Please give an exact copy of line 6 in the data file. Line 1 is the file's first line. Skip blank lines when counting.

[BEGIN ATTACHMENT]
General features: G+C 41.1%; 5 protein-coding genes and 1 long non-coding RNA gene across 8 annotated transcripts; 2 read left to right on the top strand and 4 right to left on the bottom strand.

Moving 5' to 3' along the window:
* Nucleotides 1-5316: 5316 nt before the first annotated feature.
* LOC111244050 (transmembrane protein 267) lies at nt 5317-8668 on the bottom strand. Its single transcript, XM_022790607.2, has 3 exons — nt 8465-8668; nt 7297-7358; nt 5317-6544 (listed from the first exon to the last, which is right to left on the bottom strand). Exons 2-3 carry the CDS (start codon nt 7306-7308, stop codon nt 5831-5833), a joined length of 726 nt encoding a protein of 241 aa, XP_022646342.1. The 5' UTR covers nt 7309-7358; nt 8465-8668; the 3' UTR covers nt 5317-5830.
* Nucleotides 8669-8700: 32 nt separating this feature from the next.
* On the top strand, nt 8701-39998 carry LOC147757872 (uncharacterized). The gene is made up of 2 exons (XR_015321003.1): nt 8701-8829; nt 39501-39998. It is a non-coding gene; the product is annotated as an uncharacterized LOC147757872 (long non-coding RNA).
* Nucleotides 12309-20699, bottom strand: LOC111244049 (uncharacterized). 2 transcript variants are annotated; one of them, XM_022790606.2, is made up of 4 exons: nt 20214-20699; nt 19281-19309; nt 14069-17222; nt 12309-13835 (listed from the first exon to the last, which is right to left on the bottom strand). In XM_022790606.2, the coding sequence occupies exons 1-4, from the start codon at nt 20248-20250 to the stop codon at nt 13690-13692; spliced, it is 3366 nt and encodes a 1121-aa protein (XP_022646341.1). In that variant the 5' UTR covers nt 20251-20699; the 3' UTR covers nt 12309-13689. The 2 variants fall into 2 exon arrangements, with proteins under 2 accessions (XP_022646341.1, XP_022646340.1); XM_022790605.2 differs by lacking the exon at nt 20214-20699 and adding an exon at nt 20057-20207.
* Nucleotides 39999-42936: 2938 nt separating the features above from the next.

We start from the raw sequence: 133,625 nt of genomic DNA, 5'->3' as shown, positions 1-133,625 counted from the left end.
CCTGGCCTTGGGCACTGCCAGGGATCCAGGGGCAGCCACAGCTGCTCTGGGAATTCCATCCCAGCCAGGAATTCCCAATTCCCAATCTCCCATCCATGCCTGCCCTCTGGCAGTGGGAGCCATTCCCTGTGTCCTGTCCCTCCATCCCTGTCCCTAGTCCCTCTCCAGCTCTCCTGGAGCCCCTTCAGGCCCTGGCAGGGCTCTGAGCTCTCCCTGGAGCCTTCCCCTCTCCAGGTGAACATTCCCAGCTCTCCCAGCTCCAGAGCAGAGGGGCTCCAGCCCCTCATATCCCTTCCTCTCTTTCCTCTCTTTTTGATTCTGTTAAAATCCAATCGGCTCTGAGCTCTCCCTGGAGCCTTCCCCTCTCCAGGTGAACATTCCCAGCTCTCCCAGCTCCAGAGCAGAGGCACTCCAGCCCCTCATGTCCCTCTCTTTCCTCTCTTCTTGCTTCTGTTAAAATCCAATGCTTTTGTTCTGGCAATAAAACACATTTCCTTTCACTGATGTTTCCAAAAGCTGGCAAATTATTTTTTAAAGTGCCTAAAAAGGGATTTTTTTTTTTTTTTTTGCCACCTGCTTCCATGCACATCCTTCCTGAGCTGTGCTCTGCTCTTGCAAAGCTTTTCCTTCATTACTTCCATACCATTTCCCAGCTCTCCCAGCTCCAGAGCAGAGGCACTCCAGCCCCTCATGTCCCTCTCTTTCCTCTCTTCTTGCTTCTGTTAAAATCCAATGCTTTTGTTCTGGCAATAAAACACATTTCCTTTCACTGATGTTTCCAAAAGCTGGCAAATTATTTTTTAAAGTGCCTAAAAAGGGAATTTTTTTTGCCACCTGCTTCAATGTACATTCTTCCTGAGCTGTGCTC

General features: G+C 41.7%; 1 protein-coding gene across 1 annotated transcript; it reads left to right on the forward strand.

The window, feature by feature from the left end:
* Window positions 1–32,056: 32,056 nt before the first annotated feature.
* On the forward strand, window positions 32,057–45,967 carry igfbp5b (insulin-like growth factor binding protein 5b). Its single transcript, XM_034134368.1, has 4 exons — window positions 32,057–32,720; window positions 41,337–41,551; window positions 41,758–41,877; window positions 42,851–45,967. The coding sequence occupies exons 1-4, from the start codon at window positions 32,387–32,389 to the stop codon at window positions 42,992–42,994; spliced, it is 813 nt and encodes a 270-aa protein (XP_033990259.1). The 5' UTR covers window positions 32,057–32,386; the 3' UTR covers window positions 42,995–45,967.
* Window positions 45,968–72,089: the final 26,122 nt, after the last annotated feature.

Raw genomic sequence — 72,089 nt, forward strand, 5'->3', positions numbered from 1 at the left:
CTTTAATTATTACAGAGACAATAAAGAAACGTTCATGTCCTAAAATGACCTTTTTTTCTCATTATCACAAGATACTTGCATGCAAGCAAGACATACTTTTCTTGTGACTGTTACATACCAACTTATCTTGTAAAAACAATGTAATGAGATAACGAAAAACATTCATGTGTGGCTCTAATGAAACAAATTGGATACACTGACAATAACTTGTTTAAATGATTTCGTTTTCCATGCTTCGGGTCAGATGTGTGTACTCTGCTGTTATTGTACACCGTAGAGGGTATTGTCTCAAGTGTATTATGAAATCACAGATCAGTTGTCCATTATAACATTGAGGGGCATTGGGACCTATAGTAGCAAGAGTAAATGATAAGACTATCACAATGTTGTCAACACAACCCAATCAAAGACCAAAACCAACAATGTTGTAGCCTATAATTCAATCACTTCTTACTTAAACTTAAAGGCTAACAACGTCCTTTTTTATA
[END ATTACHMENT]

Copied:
* On the top strand, nt 8701-39998 carry LOC147757872 (uncharacterized). The gene is made up of 2 exons (XR_015321003.1): nt 8701-8829; nt 39501-39998. It is a non-coding gene; the product is annotated as an uncharacterized LOC147757872 (long non-coding RNA).